• Therapeutic or treatment vaccines: These are designed to stimulate the immune system to attack cancer cells. Two therapeutic cancer vaccines are now in use: Sipuleucel-T (Provenge®), which may help treat advanced prostate cancer, and the Bacillus Calmette–Guérin (BCG) vaccine, which was originally developed for tuberculosis and has since been approved to treat bladder cancer. "These can be very useful," Dr. Markman says. "They are very potent immune stimulants."

While some vaccines are being used to help prevent and treat certain cancers, some scientists doubt whether those uses can be expanded in a meaningful way, especially since research into new cancer vaccines has not yielded the results many hoped. "The history of cancer vaccines is a history of failure," writes one author who chronicled the decades-old frustration over cancer vaccine research. Other researchers, though, are not giving up, and a variety of clinical trials are exploring potential new vaccines for a variety of cancers.

Still, they continue to be stumped by a persistent question: What should the cancer vaccine target? Scores of cancers are caused by a multitude of gene mutations, so developing a vaccine to target all possible mutations is likely impossible. And since cancer cells are the body's own cells gone rogue, many cancer cells are able to hide in plain sight from the immune system. That’s why, even when the immune system is stimulated by certain drugs, it doesn't always know what targets to attack. "First of all, you have to identify something that's targetable for your immune system," Dr. Lynch says. "The intent of the vaccine is to generate an immune response, to have soldiers on watch to attack when presented by an antigen, bacteria or a virus. So you have to identify a pathogen that you can target with a vaccine. That's the great mystery."

New research

Buoyed by advances in immunotherapy, cancer vaccine research is back in the spotlight. Several research projects are exploring personalized cancer vaccines, similar to sipuleucel-T, that use specialized dendritic cells to trigger an immune response. Dendritic cells are messenger cells that alert T-cells to the presence of antigens, which are proteins found on many cancer cells, differentiating them from normal cells. Researchers take pieces of proteins from cancer cells, called peptides, from a patient, attach them to dendritic cells and inject them back into the patient. When the vaccine works as designed, the dendritic cells reveal the peptides to T-cells, which seek out those proteins and attack them.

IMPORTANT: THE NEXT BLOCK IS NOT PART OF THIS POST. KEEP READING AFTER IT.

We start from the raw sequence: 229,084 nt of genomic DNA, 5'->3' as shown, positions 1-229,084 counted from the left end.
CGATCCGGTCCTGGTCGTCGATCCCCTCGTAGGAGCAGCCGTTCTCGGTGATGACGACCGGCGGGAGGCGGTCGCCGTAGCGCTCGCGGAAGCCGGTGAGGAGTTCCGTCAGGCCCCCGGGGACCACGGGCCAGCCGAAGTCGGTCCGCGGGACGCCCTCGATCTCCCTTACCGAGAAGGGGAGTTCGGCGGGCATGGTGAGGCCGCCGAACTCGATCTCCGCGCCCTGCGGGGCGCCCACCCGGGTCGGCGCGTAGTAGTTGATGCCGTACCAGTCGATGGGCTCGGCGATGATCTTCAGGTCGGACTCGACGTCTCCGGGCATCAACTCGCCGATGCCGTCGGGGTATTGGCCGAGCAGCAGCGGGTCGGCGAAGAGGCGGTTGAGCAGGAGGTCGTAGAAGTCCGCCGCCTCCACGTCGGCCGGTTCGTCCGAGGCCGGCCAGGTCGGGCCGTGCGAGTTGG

Researchers in Boston are exploring a similar approach, using neoantigens specific to cancer cells to create a vaccine for patients with advanced melanoma. Neoantigens are new antigens that may develop on cancer cells. Researchers identify several neoantigens and use computer algorithms to determine potential targets that may be used to develop a treatment vaccine. "Neoantigens are a very attractive target as a vaccine because they are novel antigens similar to a virus that are potentially much more visible to the immune system than antigens previously used in cancer vaccines. The mutated antigen is present only in the tumor, not in normal cells," researcher Patrick A. Ott, MD, PhD, told Ascopost.com.

An essential tool